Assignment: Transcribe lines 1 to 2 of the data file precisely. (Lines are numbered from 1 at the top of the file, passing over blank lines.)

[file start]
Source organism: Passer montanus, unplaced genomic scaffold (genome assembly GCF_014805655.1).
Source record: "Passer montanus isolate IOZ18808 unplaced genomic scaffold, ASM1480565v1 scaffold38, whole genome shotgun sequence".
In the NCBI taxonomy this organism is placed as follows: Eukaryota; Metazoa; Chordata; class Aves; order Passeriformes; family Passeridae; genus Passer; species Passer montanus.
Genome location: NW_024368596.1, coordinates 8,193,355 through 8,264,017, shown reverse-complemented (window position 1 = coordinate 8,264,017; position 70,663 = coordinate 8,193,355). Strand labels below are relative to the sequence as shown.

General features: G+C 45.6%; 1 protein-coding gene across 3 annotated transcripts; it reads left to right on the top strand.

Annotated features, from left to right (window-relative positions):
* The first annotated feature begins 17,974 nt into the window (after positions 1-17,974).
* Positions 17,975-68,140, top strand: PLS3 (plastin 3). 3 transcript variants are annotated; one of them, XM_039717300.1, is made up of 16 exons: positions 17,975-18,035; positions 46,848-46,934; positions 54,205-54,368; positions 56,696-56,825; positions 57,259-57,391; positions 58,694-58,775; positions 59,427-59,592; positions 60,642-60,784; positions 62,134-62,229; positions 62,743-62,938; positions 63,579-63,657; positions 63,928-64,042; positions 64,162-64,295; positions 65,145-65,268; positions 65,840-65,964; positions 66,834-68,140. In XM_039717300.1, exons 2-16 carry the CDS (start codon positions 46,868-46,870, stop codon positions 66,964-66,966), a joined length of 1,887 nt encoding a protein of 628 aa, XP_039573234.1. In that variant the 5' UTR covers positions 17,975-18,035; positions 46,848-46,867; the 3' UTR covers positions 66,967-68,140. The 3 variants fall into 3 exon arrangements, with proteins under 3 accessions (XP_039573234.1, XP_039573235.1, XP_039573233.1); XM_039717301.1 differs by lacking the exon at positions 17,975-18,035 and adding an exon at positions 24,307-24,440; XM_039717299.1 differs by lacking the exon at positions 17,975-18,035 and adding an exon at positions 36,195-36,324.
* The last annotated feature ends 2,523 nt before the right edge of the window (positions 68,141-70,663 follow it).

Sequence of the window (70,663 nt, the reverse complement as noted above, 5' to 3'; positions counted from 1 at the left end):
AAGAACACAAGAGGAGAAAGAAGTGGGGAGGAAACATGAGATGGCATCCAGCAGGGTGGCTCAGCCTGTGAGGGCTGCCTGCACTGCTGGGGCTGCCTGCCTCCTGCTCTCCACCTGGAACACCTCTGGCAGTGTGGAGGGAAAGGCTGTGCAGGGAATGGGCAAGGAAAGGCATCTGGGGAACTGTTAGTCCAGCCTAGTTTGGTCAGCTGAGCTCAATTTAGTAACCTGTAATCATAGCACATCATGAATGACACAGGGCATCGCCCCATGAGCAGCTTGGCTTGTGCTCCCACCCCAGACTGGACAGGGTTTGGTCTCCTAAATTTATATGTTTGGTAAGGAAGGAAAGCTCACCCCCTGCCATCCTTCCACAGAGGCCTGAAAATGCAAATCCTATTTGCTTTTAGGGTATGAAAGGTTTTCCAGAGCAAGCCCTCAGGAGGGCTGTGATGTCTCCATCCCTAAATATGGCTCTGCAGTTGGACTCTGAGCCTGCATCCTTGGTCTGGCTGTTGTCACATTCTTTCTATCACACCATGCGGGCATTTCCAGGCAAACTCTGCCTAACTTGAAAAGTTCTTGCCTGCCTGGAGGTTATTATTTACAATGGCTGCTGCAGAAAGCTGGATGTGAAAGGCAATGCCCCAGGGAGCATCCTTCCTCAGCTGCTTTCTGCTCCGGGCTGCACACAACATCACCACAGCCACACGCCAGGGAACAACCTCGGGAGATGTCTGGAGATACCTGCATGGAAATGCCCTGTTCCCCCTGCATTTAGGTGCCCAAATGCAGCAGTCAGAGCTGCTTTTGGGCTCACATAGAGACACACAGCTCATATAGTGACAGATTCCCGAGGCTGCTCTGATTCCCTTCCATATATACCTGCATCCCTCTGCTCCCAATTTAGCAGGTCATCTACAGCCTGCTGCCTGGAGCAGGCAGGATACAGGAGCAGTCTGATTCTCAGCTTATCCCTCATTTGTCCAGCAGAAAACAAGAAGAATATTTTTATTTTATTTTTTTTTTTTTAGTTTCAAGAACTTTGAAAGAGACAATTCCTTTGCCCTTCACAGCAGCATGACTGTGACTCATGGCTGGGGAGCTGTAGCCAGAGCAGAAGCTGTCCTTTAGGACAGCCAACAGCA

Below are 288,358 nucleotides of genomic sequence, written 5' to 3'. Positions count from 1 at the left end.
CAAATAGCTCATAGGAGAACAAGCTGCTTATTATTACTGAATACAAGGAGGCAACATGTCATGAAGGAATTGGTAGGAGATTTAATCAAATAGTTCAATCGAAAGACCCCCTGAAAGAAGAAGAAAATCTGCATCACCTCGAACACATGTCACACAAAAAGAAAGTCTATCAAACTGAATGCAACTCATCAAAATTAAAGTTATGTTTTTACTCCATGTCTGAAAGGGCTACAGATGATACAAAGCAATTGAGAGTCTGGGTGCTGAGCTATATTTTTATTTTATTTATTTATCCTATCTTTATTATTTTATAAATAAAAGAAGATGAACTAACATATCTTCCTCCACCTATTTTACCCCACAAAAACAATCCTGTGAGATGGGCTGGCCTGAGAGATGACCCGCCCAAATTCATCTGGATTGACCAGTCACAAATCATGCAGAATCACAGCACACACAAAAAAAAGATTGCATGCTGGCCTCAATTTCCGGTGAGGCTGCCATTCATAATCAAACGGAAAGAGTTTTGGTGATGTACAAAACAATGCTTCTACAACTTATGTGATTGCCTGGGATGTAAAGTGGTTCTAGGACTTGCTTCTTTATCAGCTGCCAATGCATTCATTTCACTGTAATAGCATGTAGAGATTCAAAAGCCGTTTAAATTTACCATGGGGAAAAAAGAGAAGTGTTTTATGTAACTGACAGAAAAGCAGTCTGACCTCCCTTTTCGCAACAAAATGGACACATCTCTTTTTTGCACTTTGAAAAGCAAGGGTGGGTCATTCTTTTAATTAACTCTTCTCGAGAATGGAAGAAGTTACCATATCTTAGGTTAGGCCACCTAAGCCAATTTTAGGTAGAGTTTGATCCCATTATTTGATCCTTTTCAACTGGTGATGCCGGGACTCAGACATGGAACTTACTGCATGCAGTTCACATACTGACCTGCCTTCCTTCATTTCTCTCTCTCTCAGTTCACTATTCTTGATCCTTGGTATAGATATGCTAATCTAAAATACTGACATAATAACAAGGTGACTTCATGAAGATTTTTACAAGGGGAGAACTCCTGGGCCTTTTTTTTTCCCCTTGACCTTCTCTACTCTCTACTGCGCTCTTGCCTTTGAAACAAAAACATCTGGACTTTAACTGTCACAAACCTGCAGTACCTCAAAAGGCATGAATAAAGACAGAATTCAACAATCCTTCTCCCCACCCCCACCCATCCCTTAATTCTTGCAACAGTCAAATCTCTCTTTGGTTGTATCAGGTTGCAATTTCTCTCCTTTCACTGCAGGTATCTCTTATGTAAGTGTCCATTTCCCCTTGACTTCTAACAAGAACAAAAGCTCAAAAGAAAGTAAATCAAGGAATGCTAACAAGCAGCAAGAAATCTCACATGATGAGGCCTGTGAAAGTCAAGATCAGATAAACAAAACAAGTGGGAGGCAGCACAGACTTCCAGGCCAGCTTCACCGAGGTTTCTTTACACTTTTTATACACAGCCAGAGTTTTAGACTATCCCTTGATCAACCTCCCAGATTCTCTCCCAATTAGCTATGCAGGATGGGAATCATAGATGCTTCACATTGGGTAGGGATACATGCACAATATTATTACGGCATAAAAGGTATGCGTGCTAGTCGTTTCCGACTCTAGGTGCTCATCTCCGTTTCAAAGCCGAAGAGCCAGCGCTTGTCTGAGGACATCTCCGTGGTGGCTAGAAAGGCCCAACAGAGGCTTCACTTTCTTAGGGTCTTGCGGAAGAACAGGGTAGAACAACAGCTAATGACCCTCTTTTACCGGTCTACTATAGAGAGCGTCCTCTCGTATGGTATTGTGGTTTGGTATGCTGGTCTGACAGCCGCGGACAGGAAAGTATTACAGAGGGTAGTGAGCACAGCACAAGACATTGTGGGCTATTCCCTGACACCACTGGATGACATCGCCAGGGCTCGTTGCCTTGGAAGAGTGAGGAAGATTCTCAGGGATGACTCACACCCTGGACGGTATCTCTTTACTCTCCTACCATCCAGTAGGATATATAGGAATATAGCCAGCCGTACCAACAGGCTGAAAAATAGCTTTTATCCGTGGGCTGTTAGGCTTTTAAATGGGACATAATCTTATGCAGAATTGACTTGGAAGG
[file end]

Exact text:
Source organism: Passer montanus, unplaced genomic scaffold (genome assembly GCF_014805655.1).
Source record: "Passer montanus isolate IOZ18808 unplaced genomic scaffold, ASM1480565v1 scaffold38, whole genome shotgun sequence".